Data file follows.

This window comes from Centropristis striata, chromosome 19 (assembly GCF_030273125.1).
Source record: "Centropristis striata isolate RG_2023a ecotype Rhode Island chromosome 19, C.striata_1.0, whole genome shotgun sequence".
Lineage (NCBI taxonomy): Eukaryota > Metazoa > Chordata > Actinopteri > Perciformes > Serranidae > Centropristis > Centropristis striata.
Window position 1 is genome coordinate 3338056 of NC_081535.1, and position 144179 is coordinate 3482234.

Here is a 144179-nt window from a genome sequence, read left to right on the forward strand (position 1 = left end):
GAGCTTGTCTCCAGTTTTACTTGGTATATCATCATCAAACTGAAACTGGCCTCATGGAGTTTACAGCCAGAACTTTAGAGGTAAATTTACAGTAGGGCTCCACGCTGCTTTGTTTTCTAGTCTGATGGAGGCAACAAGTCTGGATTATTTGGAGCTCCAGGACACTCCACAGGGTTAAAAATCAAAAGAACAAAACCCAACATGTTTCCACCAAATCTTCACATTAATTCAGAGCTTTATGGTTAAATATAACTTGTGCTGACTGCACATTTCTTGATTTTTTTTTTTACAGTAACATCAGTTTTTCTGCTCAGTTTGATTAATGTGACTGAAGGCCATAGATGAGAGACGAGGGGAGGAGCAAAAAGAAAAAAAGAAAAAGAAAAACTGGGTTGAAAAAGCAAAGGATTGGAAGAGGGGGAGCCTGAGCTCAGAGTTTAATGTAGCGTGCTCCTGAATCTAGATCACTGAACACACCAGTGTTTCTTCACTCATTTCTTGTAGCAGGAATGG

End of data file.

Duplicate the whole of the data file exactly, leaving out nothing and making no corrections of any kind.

This window comes from Centropristis striata, chromosome 19 (assembly GCF_030273125.1).
Source record: "Centropristis striata isolate RG_2023a ecotype Rhode Island chromosome 19, C.striata_1.0, whole genome shotgun sequence".
Lineage (NCBI taxonomy): Eukaryota > Metazoa > Chordata > Actinopteri > Perciformes > Serranidae > Centropristis > Centropristis striata.
Window position 1 is genome coordinate 3338056 of NC_081535.1, and position 144179 is coordinate 3482234.

Here is a 144179-nt window from a genome sequence, read left to right on the forward strand (position 1 = left end):
GAGCTTGTCTCCAGTTTTACTTGGTATATCATCATCAAACTGAAACTGGCCTCATGGAGTTTACAGCCAGAACTTTAGAGGTAAATTTACAGTAGGGCTCCACGCTGCTTTGTTTTCTAGTCTGATGGAGGCAACAAGTCTGGATTATTTGGAGCTCCAGGACACTCCACAGGGTTAAAAATCAAAAGAACAAAACCCAACATGTTTCCACCAAATCTTCACATTAATTCAGAGCTTTATGGTTAAATATAACTTGTGCTGACTGCACATTTCTTGATTTTTTTTTTTACAGTAACATCAGTTTTTCTGCTCAGTTTGATTAATGTGACTGAAGGCCATAGATGAGAGACGAGGGGAGGAGCAAAAAGAAAAAAAGAAAAAGAAAAACTGGGTTGAAAAAGCAAAGGATTGGAAGAGGGGGAGCCTGAGCTCAGAGTTTAATGTAGCGTGCTCCTGAATCTAGATCACTGAACACACCAGTGTTTCTTCACTCATTTCTTGTAGCAGGAATGG